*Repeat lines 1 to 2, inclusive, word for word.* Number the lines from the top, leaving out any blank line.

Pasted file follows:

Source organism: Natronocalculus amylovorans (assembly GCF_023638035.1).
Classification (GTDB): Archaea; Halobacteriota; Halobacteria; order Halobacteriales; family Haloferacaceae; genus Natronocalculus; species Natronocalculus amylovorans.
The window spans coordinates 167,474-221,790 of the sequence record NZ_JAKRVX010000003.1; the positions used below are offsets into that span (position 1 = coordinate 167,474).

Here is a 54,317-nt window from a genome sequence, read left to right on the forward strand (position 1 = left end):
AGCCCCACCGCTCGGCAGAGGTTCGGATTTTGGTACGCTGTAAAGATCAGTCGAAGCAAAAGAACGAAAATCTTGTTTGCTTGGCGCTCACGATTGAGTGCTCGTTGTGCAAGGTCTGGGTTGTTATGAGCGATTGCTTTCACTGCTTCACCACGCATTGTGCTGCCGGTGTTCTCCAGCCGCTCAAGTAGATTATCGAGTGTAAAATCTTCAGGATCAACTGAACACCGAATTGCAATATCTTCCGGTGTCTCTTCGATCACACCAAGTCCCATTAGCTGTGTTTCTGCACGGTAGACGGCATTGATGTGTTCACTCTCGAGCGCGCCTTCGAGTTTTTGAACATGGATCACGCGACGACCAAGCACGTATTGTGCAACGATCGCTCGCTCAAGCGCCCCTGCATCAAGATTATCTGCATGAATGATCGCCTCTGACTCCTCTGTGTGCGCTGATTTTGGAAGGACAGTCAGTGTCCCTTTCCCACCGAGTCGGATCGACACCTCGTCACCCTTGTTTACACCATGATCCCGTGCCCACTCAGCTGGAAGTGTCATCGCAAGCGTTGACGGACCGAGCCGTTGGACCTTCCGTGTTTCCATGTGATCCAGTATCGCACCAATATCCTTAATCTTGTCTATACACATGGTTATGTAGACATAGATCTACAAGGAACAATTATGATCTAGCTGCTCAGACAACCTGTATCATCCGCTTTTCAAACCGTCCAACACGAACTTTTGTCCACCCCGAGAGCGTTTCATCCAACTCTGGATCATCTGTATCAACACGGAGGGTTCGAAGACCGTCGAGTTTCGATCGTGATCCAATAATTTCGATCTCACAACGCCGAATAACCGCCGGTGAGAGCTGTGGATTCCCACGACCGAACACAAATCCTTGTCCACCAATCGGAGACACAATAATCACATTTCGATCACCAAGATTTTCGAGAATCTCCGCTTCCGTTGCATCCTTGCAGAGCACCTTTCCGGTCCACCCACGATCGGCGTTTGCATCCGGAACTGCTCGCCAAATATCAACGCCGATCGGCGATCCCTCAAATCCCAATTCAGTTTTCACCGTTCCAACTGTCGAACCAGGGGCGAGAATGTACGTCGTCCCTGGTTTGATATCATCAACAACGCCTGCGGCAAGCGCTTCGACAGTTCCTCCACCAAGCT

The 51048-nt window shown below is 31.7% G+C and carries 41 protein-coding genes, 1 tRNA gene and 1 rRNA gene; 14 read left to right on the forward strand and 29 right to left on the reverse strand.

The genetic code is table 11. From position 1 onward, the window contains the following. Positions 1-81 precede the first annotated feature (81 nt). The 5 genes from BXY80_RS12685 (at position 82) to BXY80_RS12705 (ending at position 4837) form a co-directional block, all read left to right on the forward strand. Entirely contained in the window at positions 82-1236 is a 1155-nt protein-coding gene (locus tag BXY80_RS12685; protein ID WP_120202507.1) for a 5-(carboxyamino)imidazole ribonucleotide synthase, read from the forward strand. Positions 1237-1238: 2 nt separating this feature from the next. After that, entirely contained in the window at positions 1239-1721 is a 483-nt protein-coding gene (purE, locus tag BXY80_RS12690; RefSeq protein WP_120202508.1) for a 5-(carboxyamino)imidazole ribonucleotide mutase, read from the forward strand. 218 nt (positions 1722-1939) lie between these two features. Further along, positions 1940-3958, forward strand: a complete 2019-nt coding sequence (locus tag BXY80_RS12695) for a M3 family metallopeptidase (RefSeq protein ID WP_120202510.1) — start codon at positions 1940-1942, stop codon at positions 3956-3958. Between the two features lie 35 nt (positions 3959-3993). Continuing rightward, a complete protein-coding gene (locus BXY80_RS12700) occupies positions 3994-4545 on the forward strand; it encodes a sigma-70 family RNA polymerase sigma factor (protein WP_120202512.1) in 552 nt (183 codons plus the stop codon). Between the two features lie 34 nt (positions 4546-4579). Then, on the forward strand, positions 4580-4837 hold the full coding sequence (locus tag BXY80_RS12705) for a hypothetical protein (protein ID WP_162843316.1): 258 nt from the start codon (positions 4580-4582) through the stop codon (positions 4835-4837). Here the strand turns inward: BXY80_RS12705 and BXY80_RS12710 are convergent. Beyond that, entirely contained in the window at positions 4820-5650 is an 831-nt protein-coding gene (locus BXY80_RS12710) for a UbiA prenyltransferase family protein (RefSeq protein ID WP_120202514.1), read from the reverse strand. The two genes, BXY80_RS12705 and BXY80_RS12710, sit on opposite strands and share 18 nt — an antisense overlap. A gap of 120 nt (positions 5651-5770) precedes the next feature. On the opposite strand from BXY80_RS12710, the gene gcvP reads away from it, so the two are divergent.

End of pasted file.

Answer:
Source organism: Natronocalculus amylovorans (assembly GCF_023638035.1).
Classification (GTDB): Archaea; Halobacteriota; Halobacteria; order Halobacteriales; family Haloferacaceae; genus Natronocalculus; species Natronocalculus amylovorans.